China and the US agreed to roll back trade-war tariffs — or it may be 'more of the same kind of pump we see almost daily'
- The United States and China have agreed to roll back a number of tariffs, according to Chinese Commerce Ministry spokesperson, Gao Feng.
- While a positive development, "this is more of the same kind of pump we see almost daily," Neil Wilson at Markets.com said.
- US futures rallied on the news.
- For more stories go to www.BusinessInsider.co.za.
The US and China agreed to roll back a number of tariffs as part of an attempt to form a trade deal, according to Chinese Commerce Ministry spokesperson, Gao Feng.
Gao told reporters Thursday: "In the past two weeks, top negotiators had serious, constructive discussions and agreed to remove the additional tariffs in phases as progress is made on the agreement," Gao said according to Bloomberg.
Gao added: "If China, US reach a phase-one deal, both sides should roll back existing additional tariffs in the same proportion simultaneously based on the content of the agreement, which is an important condition for reaching the agreement."
"Let's be clear - this is more of the same kind of pump we see almost daily," Neil Wilson at Markets.com said in an emailed note. "But it's decidedly positive nonetheless. The question remains whether the White House would be prepared to ditch all tariffs in exchange for some vague commitments on agricultural products and IP and think it can sell that as a win to voters."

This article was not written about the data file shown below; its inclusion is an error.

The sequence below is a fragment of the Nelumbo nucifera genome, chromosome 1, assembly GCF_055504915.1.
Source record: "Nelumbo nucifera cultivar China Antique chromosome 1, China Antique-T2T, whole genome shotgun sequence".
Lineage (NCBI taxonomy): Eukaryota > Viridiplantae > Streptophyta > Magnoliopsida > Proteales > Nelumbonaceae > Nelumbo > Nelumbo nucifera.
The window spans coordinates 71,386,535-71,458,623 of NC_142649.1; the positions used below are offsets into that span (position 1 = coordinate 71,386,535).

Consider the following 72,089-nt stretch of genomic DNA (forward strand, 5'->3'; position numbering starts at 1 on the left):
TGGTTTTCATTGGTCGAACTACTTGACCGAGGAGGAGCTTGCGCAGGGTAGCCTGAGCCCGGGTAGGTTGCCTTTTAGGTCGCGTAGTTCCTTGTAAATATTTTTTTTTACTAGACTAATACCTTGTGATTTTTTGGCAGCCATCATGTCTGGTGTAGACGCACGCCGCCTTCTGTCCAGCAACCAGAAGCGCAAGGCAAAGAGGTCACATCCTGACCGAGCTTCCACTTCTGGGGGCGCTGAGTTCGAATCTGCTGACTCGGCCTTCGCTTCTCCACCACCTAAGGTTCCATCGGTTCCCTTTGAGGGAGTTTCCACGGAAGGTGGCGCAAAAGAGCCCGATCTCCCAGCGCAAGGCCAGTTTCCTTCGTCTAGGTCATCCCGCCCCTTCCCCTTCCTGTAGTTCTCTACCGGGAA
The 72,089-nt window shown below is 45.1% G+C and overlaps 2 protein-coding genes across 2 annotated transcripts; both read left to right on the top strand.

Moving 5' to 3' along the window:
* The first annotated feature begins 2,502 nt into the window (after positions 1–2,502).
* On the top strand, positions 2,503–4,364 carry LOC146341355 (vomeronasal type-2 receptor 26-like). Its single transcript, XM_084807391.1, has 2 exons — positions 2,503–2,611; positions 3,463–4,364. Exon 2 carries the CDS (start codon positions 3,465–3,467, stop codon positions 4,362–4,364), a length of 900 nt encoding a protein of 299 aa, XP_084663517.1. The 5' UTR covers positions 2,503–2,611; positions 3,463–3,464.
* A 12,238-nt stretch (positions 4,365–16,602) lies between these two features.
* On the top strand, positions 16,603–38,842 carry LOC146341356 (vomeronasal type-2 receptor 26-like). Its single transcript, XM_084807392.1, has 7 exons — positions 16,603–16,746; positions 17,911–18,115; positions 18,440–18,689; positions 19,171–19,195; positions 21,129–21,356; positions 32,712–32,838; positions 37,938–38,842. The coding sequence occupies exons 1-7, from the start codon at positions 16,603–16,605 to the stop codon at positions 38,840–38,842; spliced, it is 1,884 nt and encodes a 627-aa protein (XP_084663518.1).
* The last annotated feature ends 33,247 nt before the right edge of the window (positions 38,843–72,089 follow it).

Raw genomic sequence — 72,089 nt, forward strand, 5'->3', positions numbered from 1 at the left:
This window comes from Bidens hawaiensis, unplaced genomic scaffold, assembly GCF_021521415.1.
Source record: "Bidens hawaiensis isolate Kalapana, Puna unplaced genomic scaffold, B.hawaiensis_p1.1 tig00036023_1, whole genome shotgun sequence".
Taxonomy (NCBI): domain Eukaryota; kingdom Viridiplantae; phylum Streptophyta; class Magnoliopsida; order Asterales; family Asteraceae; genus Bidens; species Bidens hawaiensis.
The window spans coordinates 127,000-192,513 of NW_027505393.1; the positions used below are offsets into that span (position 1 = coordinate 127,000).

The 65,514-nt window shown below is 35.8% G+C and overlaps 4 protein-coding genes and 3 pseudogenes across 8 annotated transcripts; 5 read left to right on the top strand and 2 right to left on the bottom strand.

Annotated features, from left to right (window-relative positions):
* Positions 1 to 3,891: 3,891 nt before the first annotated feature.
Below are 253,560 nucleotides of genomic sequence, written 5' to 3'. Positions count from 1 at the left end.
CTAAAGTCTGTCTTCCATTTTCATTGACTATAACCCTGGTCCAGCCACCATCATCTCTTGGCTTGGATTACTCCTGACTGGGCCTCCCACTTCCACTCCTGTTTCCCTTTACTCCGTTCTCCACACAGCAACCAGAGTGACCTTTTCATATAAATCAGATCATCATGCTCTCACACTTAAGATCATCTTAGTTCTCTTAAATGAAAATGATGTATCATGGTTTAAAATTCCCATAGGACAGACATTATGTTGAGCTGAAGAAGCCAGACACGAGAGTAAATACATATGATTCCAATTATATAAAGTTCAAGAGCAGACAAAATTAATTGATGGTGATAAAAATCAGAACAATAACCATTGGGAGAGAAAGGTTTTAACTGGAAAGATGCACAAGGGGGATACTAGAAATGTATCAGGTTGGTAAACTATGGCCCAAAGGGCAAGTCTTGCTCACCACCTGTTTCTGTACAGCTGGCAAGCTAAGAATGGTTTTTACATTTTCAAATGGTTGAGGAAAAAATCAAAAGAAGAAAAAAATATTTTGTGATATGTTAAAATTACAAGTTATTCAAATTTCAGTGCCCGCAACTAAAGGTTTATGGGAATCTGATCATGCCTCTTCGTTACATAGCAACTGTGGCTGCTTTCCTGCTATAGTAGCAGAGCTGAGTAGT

The remarks could mark a turning point in the trade and a possible move into the second, more complicated step of negotiations in terms of intellectual property rights - a potential sticking point - once an interim trade deal is completed.
This comes after the news earlier this week where multiple reports suggested that the US was considering whether to roll back tariffs. The Financial Times reported that the White House may remove tariffs on consumer appliances, while Reuters and Bloomberg separately said that the US was considering rolling back $360 billion worth of tariffs.
Bloomberg also reported that Xi and Trump's face to face meeting which was due to take place next week could now take place in December.
"The trade war started with tariffs, and should end with the cancellation of tariffs," Gao said according to Reuters.
US futures rallied on the news, as according to CNBC Dow futures jumped 100 points after Gao's remarks.
"The comments from the Chinese commerce ministry do indicate a path out of the mire," Wilson said.
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